These considerations provide a background for understanding the fatalities in the 3 May 1999 tornado outbreak. The particular tornado that hit the metropolitan Oklahoma City area directly killed 36 people, the most in the United States since the 10 April 1979 Wichita Falls, Texas, tornado killed 42 (see Table 1 for a record of the most fatalities in a single U.S. tornado going backward in time from the end of 2000). The total number of direct fatalities in the outbreak was 46, the most in the United States since the Ohio–Pennsylvania outbreak of 31 May 1985 killed 76. Of the 36 fatalities in the Oklahoma City tornado, 11 occurred in mobile homes, and 18 of the 46 deaths caused by tornadoes in the outbreak were mobile home residents. As we will discuss later, the problem of mobile home safety is the biggest obstacle to reduction of tornado deaths in the United States.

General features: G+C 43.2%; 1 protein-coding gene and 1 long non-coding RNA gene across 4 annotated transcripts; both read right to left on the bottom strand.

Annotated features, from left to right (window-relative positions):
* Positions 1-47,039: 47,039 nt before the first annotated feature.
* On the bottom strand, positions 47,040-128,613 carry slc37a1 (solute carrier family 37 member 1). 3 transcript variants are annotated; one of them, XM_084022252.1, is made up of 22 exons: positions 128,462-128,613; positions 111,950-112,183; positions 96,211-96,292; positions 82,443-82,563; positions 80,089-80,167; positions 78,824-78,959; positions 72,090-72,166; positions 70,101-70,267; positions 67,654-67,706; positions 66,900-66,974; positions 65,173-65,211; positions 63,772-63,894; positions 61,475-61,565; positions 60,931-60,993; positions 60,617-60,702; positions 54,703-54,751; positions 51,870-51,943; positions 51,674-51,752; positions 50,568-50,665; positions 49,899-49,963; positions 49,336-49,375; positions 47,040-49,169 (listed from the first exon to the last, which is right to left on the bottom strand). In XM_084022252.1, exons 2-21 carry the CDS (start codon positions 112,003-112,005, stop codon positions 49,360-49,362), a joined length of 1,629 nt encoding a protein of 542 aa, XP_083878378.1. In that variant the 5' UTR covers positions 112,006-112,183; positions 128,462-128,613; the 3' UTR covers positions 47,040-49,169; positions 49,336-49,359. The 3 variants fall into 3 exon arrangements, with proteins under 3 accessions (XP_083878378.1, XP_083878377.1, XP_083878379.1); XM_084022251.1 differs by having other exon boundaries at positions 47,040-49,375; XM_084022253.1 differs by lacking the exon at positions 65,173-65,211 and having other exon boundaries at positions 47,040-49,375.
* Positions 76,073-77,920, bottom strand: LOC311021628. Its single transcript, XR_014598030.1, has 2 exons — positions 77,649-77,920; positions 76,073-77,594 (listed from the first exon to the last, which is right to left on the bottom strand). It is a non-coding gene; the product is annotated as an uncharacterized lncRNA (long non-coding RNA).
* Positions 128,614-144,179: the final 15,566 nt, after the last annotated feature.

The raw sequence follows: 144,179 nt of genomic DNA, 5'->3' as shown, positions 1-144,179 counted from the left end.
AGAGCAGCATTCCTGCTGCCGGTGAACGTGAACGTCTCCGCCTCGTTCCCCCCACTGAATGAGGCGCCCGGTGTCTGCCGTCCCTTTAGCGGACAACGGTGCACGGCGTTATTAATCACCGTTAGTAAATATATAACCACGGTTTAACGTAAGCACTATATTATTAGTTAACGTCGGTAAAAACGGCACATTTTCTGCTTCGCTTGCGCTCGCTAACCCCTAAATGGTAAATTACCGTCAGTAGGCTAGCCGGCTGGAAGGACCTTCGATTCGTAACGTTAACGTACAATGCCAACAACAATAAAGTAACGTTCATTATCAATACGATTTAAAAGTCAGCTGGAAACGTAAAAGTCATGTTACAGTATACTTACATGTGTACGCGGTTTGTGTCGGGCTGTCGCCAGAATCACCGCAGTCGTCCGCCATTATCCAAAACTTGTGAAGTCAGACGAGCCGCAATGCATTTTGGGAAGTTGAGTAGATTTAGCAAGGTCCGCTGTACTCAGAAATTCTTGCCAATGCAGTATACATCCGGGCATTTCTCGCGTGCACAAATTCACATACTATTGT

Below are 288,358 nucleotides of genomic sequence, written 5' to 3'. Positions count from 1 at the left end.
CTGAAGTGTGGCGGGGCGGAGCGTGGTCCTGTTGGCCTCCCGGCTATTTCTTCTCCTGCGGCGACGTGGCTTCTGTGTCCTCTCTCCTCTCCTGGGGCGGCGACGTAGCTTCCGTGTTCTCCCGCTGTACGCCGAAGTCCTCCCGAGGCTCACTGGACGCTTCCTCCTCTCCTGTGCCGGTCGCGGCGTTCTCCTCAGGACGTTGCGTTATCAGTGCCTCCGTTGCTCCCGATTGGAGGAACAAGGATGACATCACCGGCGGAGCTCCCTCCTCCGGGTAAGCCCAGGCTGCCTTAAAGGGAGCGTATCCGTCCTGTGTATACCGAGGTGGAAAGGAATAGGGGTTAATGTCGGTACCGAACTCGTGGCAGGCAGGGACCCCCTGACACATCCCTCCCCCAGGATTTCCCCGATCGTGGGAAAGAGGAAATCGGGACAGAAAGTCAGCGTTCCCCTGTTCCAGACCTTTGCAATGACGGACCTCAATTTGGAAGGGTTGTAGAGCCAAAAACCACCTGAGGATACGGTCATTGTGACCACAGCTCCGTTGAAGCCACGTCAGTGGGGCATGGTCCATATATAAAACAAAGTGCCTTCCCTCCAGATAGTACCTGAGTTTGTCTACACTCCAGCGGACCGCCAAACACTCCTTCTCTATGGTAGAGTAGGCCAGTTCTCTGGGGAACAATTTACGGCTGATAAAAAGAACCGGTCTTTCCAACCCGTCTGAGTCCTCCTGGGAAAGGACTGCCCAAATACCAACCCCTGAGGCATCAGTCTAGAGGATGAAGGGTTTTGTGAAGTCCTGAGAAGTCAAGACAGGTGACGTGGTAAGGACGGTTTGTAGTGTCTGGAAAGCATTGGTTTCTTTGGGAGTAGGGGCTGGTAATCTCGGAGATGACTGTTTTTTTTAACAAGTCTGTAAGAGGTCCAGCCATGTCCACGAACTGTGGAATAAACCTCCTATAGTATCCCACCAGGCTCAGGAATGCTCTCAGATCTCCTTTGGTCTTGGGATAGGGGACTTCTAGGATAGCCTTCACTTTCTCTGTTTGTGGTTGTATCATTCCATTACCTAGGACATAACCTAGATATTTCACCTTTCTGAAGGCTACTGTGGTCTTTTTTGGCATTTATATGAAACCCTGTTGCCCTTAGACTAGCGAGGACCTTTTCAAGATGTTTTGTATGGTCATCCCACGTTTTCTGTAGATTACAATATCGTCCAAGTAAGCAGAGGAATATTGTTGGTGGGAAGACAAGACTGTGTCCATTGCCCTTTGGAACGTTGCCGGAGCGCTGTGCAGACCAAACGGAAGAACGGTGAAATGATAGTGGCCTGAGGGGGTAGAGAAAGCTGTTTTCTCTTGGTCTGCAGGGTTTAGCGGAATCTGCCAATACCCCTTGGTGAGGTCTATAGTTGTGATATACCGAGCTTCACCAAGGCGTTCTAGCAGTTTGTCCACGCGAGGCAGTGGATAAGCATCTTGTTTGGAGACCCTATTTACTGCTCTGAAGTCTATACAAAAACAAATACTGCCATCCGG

2. The dataset and concerns
The primary dataset to be used is that of Grazulis (1993, hereinafter G93, 1995), listing tornadoes with fatalities up through 1995. From 1996 to 2000, the records are those collected by the National Oceanic and Atmospheric Administration Storm Prediction Center (SPC 2001). According to G93, the first death from a tornado in the United States was recorded in 1680 in Cambridge, Massachusetts. Tornado fatalities were reported infrequently over the following two centuries, and tornadoes with at least 10 fatalities were reported very rarely. From 1680 to 1874, only four tornadoes that caused at least 10 deaths were recorded. In contrast, seven were recorded in the decade that followed. As a result, the primary emphasis of this paper is on the period of 1875–2000. Along with the apparent break in the number of tornadoes with at least 10 fatalities, another reason for concentrating on the period beginning in 1875 is clear when the number of killer tornadoes1 per year is considered (Fig. 1). In 1875, a large increase in the number of reports in the record occurred, with 30 killer tornadoes in that year alone. The sudden increase in reports is likely due to the work of John Park Finley (Galway 1985), who began his work in collecting tornado reports in the late 1870s.